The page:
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Wednesday, July 27, 2011

Tracy Roberts does it again!

The illustration is Papa Gatto, "program spokescat,"
from Ruth Sanderson's book, Papa Gatto.

If you have a better memory than I do, you might remember that about a year ago I talked about one of the MFA students I worked with at Hollins while a writer-in-residence there. She won The Shirley Henn Award at The Francelia Butler conference at Hollins for a story, “Head-on,” that we had gone over together, although it was a very good story before I put in an appearance.

She has done it again with the other story we worked on, “Slew-foot.” Once more, I can say it was already a fine (and highly amusing) story before I got to read it. And now they are going to have to graduate her to keep her from doing it again, tic tac toe…

Tracy is interesting and loveable and has goats that stand on jeeps and generally make a goat-fuss.  She shows and raises cutting horses and is all-around a strong and lovely mountain woman. She is also generous. All year I have enjoyed a big sack of her home-grown and home-ground Bloody Butcher meal, made from a type of corn that has been raised for meal and seed in her region of Virginia for three hundred years. And she even sent Lucius Shepard a sack of Bloody Butcher (yes, it’s a ruby red) because he is the coveting type when it comes to heirloom-seed Virginia corn meal, and he coveted mine. She probably prevented some ninja-esque robbery in the stealthy part of the night.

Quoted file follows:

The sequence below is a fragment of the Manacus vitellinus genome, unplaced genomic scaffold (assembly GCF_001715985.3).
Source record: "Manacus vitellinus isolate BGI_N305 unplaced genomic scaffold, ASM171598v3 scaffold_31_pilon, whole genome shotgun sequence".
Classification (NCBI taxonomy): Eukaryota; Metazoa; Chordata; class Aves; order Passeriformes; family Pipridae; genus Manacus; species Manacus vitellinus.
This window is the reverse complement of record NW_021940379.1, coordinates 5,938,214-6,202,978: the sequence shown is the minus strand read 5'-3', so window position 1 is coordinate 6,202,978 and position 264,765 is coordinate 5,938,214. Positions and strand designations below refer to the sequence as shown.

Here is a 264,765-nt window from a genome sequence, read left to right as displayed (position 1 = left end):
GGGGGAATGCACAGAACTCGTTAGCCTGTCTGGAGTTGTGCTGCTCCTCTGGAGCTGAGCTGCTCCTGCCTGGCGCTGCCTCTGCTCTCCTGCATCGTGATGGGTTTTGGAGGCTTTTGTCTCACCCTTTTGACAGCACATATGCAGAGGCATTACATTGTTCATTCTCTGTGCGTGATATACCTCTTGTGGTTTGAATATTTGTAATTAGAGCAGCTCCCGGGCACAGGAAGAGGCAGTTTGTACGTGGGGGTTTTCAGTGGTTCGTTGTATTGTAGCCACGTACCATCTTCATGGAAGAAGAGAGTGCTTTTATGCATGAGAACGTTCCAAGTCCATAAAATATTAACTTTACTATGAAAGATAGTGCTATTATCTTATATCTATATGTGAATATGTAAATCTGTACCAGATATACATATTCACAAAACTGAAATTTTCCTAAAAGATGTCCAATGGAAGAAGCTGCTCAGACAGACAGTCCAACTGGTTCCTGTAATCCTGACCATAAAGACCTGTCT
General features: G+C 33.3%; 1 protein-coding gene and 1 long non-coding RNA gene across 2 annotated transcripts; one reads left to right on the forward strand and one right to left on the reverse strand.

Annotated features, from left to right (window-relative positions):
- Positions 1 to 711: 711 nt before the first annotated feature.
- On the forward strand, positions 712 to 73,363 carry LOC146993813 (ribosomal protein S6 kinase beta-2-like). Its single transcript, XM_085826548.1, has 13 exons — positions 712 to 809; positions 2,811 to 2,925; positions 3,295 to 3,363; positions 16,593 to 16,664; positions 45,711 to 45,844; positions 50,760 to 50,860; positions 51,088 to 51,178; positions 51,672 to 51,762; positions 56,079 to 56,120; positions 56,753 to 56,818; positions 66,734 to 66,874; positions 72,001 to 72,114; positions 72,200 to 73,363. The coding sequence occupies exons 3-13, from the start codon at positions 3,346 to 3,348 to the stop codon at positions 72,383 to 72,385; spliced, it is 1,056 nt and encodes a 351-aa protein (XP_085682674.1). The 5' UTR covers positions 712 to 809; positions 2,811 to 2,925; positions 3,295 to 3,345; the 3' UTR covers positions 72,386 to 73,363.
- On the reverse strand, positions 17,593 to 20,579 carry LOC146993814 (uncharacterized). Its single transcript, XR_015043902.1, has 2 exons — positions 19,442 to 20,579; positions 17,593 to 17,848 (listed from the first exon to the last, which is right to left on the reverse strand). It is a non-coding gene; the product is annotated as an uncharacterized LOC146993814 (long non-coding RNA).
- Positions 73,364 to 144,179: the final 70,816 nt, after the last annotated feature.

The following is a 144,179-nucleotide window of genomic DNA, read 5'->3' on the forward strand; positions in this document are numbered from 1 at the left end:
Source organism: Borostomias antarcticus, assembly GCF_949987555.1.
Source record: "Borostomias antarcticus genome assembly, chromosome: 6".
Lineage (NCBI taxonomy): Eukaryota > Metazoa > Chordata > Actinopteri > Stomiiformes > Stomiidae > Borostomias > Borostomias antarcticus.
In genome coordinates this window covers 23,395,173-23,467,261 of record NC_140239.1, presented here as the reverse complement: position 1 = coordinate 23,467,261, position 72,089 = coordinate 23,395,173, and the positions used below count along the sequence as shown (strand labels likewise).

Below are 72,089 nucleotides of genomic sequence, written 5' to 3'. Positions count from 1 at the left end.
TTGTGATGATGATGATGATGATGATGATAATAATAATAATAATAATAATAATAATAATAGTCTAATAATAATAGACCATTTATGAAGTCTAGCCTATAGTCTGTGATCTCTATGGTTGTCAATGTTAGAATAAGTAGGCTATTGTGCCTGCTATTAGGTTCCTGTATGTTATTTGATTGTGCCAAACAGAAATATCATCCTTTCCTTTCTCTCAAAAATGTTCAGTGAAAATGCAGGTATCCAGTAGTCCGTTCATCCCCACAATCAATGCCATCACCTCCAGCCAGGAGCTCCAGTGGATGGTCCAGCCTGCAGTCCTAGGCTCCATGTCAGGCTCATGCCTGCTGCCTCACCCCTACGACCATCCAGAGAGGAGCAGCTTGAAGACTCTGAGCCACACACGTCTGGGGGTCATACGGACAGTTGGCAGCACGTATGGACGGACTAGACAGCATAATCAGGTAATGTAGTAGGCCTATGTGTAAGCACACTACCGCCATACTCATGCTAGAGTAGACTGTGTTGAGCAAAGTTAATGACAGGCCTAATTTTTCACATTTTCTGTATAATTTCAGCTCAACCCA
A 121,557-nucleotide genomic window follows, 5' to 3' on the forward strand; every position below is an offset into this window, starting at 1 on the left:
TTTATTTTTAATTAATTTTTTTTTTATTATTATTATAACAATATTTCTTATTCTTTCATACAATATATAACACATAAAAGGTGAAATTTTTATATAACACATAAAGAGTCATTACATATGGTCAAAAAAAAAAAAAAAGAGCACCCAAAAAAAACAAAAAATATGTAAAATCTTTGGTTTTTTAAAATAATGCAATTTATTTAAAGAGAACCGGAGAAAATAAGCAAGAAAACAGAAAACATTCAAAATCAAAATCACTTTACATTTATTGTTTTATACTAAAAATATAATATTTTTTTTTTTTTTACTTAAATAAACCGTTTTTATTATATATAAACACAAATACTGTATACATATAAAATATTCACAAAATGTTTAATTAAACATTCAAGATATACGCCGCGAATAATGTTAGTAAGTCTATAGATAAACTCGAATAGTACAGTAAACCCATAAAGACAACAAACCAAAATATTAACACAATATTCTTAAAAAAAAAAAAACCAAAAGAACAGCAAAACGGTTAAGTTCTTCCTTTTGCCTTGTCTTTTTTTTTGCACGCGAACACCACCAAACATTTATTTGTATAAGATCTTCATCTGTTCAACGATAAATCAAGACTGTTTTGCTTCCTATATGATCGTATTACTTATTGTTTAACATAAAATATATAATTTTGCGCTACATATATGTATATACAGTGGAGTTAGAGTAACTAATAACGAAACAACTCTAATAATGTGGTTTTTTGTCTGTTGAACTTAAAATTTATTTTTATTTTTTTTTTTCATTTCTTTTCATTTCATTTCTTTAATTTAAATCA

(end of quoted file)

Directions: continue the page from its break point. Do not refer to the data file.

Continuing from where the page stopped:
Confetti, Tracy! You are on the upward trail, which is the right one for a mountain child to follow...

* * *

And speaking of Lucius, Jack Dann and Nick Gevers write that the Ghosts by Gaslight anthology from Harper has won a starred review in Publishers Weekly. And that the powers there pronounced all the stories to be good—rather unusual and what Lucius (who has already read it in manuscript) said as well. It will materialize via print and e-ectoplasm and manifest itself everywhere at the start of September.


  1. I love to hear this! And I shall have to go check out her work. The part about "bloody butcher meal" made me curious as well. As a Philadelphia child who always thought food came pre-packed in plastic, it is a wonder to me.

  2. Yes, Tracy won't starve... She can eat goats dipped in corn meal!

    I'll have to talk to her about where she is sending them.

  3. Ew. I am a hypocrite about meat. Though I eat it, I don't think I could kill my own critters.

  4. I don't know that she does do anything to her goats! I was just being silly...

    She does take pictures of them when they do oddball things like stand on a jeep or goat-like things like glare at the camera.

    We'll have to wait until she turns up and tells us if her goats are just for fun or cheese or meat or what.


Alas, I must once again remind large numbers of Chinese salesmen and other worldwide peddlers that if they fall into the Gulf of Spam, they will be eaten by roaming Balrogs. The rest of you, lovers of grace, poetry, and horses (nod to Yeats--you do not have to be fond of horses), feel free to leave fascinating missives and curious arguments.